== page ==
The Weight Gain Train
Too many accelerators, not enough brakes
Do you have any hot buttons? You know, the kind of thing that can instantly put you in the alert mode with your back stiffened, your muscles tightened and your tongue ready to lash out with a different perspective that doesn’t seem to be getting any attention. Lately one of my hot buttons is the endless call for “personal responsibility” for achieving a healthy weight. Don’t get me wrong. I’m a firm believer in personal responsibility and believe we have far too little of the commodity in today’s modern world. What I would like to see is a teaming of the call for “personal responsibility” with a concentrated effort to change environmental factors that encourage over consumption of energy dense food and discourage regular daily physical activity. Two authors from Australia (Boyd Swinburn and Garry Egger) recently wrote an article for the British Medical Journal that I found to be a refreshing perspective on the alarming global obesity rate.
I took a class on problem solving a couple decades ago and the presenter spent about three-fourths of the class time on step one of his approach: Define the problem. He suggested that many problems resurface over and over again because we fail to clearly define the problem. For example, in one office setting, two co-workers were repeatedly in conflict resolution efforts. Until the core problem was clearly defined (lack of respect for each other), all attempts to resolve the problem were unsuccessful. What I really liked about this article was the authors’ ability (at least from my perspective) to more clearly define the world obesity trends. Perhaps with the obesity issue more clearly defined, we can now move to step two of problem solving (review all possible alternatives).
The authors suggest that more and more people world-wide live in “obesogenic environments” (obesity promoting environments). In the article, they go on to describe the “accelerators” for weight gain and compare this to a “runaway weight gain train.” The authors also suggest that any brakes available to slow down the train are not strong enough to stop the train’s forward momentum.
Among the “accelerators” on the weight gain train include energy dense snacks, high sugar beverages, heavy promotion of these foods to children, low cost of energy dense foods, large serving sizes, housing environments designed to discourage physical activity, and vehicle-oriented transportation systems.
The authors suggest one of the most powerful brakes for weight gain in Western societies is the social discrimination of being overweight or obese. Other brakes are the discomforts and illnesses associated with obesity (joint pain, sleep apnea, diabetes, heart disease, etc.). While these brakes are substantial, they clearly are not strong enough to stop the momentum of the ever accelerating weight gain train. Knowledge about the fundamental causes of weight gain (too much food, too little physical activity) is common, but “knowledge alone seems to be a weak predictor of human behavior.”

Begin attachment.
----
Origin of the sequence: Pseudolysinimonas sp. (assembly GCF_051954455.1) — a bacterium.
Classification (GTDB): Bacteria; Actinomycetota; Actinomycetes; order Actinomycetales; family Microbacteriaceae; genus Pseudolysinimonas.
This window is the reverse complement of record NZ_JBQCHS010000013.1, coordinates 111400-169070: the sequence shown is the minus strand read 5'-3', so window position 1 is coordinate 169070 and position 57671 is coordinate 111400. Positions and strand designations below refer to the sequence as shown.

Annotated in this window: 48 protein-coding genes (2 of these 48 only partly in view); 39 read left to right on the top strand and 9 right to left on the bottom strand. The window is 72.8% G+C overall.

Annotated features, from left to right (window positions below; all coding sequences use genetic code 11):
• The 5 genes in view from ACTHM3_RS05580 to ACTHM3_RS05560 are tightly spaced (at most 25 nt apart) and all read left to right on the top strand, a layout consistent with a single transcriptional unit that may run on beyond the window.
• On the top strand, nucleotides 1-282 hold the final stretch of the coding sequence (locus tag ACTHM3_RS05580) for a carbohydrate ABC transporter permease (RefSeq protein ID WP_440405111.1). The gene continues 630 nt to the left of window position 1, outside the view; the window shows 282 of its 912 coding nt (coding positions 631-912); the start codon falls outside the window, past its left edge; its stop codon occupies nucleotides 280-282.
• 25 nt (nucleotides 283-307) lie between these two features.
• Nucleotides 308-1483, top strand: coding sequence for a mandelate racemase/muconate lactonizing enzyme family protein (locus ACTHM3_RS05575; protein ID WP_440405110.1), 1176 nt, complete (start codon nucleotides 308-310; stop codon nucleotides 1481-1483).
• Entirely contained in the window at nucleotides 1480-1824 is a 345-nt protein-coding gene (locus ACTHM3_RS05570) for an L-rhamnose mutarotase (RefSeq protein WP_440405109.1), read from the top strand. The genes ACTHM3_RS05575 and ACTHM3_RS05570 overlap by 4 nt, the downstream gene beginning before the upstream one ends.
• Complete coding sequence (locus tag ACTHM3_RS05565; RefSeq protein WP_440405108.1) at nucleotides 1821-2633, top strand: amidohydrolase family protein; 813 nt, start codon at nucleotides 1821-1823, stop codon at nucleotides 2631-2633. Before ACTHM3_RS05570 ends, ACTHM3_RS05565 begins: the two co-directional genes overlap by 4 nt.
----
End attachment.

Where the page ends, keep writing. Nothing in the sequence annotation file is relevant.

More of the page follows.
One of the cycles described in the article is the association between body dissatisfaction and weight gain. The authors suggest that large individuals who suffer from body dissatisfaction and social stigmatization are more prone to depression, anxiety, feelings of low self esteem and guilt. The consequences of these conditions are often additional weight gain from comfort eating, increased alcohol consumption, and/or binge eating. This becomes an endless cycle of increased body dissatisfaction and increased caloric intake.
The authors state the greatest problem with weight loss diets is their unsustainability. Furthermore, the sense of failure from unsuccessful dieting increases the psychological problems described in the previous bullet. Additionally, for some people, being deprived a certain favorite food (such as chocolate) often leads to a heightened desire for the food.
The article recognizes that neighborhoods with a low socioeconomic status are usually more obesognenic (obesity promoting). Higher levels of chronic stress due to constant financial worries could also increase the incidence of comfort and stress eating.
The authors make a concluding point on the inequitable impact of obesogenic environments on individuals. Individuals who are slender by genetic design may gain a little weight in obesogenic environments. By contrast, individuals who tend to gain weight easily will gain a lot of weight in the same environments.
Source: Swinburn B, Egger G. The runaway weight gain train: too many accelerators, not enough brakes. British Medical Journal. 2004;329:736-739.
Compiled by Betty Holmes, MS, RD
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